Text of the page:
This is harmful and hurtful.
Instead, focus on your unprocessed emotions and unresolved conflicts, and don’t expect a child to share the responsibility of dealing with them with you.
Plus on the safety I mentioned before, or more precisely, the lack of safety if you’re violent towards their other parent. Or if the conflicting relationship with the other parent leads to too many fights that upset the child.
Keep in mind that it’s ok to fight in front of the child if the fights are kept respectful enough because you can show them how arguments can resolve and how to deal with conflicting point of views or interests and agendas. This is even useful.
But I’m talking about the type of communication where you can’t ever, or hardly ever, find common ground and resolve things, that keeps happening over and over again and it’s pretty unsettling to witness.
Of course I’m not talking about violent treatments here because if you’re a victim of abuse you need help to protect the children and you shouldn’t be blamed because you can’t accomplish this.
If you need a little more details read my post on Stability In Parenting Capacity or Stable family environment. Here you have the link to it.
6. NOT SEEING AND TREATING CHILDREN AS EQUALS
Treating children as equals comes from acknowledging the independent, sovereign existance, value and integrity of something separately from our own existance, interest, and usability for our needs.
Seeing and then treating children as equals does not mean that we share responsibility with them, but it does mean that we share power with them.
What this suggests is that we need to acknowledge:
- them as competent individuals who are entitled to their own perspective and opinions that should be respected,
- their rights that need to be protected, and
- their participation in decision-making about things directly or indirectly affecting them.
So they can’t be equally responsible, but they should be equally appreciated and honored.
This means that as adults and parents, we’re not the only ones entitled to control, decision-making, and power.
The fact that kids are dependent on parents doesn’t give parents the right to make children passive recipients of their actions and interventions.
Additionally, equality isn’t about treating everyone the same.
It’s about not making those who are not the same in characteristics, abilities, and preferences comply with a standard that doesn’t fit their circumstances.
With women, it’s about not making women behave exactly like men and proving their abilities in comparison to men to be treated equally.
Instead, it’s about acknowledging their existing competence without making them prove it or involving anyone else in their sovereignty.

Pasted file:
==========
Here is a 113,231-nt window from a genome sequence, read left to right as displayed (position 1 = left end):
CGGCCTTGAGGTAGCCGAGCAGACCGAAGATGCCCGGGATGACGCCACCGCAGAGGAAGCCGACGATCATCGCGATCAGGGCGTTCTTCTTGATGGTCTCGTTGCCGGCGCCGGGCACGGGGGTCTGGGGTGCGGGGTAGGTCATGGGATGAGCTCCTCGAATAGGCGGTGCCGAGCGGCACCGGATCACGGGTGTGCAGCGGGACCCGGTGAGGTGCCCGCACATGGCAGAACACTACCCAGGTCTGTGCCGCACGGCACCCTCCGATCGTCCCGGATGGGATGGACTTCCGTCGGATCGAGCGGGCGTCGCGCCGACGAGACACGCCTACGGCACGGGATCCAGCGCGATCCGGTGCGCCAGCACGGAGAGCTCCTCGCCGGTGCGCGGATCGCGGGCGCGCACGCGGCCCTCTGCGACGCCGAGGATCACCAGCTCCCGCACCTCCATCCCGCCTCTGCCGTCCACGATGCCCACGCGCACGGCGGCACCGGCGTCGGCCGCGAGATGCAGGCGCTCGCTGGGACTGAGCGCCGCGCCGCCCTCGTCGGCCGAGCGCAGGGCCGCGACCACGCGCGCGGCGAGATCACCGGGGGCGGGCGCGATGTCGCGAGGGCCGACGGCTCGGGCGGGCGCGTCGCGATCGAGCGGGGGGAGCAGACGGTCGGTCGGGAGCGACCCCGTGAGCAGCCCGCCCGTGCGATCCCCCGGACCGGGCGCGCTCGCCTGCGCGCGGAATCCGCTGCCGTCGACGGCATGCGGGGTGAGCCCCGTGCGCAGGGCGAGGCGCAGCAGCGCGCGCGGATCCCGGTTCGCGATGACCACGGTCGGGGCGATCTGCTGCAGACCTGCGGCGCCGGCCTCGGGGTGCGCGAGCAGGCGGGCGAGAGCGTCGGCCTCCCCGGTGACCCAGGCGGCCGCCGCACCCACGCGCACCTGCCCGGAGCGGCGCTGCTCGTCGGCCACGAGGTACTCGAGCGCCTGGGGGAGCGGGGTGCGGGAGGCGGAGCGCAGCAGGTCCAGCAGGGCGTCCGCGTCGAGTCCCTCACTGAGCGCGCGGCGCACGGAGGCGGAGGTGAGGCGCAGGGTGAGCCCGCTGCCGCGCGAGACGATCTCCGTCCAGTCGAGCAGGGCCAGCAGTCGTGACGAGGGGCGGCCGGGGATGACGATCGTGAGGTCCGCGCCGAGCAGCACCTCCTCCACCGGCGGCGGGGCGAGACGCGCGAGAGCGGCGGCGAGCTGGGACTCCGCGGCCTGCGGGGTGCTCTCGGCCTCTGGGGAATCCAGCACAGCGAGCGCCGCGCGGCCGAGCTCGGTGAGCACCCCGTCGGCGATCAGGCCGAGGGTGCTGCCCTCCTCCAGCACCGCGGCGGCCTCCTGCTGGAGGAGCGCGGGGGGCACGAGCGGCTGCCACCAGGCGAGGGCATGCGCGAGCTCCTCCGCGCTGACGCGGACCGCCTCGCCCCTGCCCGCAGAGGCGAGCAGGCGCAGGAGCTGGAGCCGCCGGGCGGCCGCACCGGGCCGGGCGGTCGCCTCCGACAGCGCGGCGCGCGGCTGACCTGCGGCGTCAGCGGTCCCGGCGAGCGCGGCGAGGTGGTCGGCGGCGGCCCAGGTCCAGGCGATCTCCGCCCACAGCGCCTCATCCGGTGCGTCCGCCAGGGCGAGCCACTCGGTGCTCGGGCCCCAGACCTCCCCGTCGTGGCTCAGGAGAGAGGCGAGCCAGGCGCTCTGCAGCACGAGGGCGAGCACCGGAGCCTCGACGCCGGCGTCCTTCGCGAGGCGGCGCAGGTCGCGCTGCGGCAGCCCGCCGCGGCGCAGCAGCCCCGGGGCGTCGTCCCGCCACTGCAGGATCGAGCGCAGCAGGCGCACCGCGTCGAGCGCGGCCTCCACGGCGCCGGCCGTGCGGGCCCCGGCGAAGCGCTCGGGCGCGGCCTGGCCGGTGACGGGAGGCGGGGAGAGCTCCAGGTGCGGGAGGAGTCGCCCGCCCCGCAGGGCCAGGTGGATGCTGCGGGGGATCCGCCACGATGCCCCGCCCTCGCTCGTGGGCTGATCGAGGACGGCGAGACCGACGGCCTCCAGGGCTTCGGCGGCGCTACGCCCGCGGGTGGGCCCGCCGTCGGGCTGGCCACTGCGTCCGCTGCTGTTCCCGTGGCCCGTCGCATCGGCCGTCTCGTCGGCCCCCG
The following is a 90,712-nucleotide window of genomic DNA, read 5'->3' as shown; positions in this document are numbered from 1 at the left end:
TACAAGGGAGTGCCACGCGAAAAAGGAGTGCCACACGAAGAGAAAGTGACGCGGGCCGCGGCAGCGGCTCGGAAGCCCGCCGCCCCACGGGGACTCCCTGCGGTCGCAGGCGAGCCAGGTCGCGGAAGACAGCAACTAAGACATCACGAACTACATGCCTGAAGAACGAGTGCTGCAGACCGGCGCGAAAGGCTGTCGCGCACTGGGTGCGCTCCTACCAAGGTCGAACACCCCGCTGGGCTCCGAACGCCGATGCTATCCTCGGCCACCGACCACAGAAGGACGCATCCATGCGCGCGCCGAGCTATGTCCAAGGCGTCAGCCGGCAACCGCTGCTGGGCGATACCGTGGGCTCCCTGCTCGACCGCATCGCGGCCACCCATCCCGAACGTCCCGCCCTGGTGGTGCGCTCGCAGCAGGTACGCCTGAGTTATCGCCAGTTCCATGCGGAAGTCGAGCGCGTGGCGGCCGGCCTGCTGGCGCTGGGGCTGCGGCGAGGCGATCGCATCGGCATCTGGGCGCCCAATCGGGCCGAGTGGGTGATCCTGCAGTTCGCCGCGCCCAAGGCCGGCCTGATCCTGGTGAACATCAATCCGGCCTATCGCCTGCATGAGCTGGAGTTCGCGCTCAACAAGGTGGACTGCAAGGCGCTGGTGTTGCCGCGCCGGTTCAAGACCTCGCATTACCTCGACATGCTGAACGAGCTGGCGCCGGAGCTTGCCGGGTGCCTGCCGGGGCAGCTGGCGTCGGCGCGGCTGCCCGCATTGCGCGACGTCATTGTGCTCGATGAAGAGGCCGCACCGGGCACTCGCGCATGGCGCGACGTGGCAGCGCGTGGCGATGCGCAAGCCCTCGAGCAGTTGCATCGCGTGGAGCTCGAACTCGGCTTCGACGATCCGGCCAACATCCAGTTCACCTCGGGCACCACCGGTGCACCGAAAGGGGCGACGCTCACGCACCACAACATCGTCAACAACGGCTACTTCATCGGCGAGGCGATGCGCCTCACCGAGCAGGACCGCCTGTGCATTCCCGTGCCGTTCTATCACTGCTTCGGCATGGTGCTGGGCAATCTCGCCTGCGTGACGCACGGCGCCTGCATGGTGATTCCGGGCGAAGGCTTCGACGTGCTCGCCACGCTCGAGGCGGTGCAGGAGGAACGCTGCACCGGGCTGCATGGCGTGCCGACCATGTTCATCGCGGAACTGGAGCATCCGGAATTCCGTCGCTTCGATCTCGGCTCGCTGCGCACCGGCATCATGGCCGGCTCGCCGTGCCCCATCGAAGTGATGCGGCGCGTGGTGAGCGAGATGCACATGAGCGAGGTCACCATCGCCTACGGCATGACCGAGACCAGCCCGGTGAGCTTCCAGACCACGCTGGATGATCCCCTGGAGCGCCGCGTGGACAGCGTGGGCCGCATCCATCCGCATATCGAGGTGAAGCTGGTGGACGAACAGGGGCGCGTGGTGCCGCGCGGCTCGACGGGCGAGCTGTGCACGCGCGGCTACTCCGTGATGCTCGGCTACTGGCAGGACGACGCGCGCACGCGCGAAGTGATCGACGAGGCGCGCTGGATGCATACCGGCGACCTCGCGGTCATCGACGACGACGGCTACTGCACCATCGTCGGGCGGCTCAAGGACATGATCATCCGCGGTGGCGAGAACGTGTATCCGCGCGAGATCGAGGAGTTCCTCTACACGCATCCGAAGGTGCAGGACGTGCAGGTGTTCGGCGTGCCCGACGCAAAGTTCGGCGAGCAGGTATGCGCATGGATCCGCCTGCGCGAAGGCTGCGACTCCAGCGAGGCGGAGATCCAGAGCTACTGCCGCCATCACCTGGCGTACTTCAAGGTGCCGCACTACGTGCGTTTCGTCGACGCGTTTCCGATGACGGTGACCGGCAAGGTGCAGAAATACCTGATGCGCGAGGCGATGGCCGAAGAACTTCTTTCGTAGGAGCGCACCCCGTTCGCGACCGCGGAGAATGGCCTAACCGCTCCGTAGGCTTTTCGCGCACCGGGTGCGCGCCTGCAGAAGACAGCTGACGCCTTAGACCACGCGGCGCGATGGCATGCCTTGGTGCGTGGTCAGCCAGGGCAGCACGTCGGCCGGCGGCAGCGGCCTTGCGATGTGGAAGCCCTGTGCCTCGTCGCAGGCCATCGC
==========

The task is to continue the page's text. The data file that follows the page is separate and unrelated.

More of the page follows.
With kids, it’s similar. But they’re in a worse position because, as kids, the resources for improving their position are less available to them than to adults, who can defend their interests on their own. (Unless they are deprived of legal capacity, but even then they have legal representatives.)
Kids rarely get legal representatives in legal proceedings (because they’re not treated as a separate side in the process) or when their interest conflict with interests of their parents/guardians.
So, when it comes to children, it’s not about making them prove their competence before you include their perspective—the competence goes without saying, unless it’s proven otherwise.
You might find interesting and helpful mu post that explores how parents should treat their children if they want them to be their best selves.
7. DENYING CHILDREN THEIR RIGHT TO PARTICIPATE
Well, this is obviously related to the previous one.
When I say “participate,” this is about participation in decision-making and expressing their views freely, where the views are given weight and taken into account according to the level of the child’s maturity and age.
Adults deny children their right to participate that is guaranteed to them through international treaty called Convention On The Rights Of The Child, usually because they don’t see and treat children as equals.
As we said previously, this means they don’t see them as competent.
This should surprise you, because even professionals who are trained for spotting to what extent children’s rights and needs are respected and protected do it.
For instance, as a segment od my Master’s thesis I’ve conducted a research that investigated how much is the child’s right to participate respected in divorce cases for children under 10, by professionals (social workers, psychologists, pedagogues, special pedagogues and jurist) from 29 cities and towns working in family protective services.
The results showed that children’s right to participation is not respected mostly due to:
- professionals’ prejudice around child’s competence which is why they don’t include children,
- as well as lack of proper training for gathering the youngest children’s views.
Than it’s no wonder that most adults aren’t properly informed on the matter or its importance!
But from now on, after you received this verified information, you will be aware that it’s your responsibility to include children in the conversation when you’re making decisions that affect them.
This doesn’t mean that they’ll bear the weight of the decision, take over, or have unilateral control.
It means they will be acknowledged as someone who’s opinion, emotions, fears, doubts and opposing matter equally in the process of decision-making that affects their lives.
The more important and the bigger the decision the more critical is that they’re included and not the opposite which, unfortunately, happens to them regularly.
Check out also: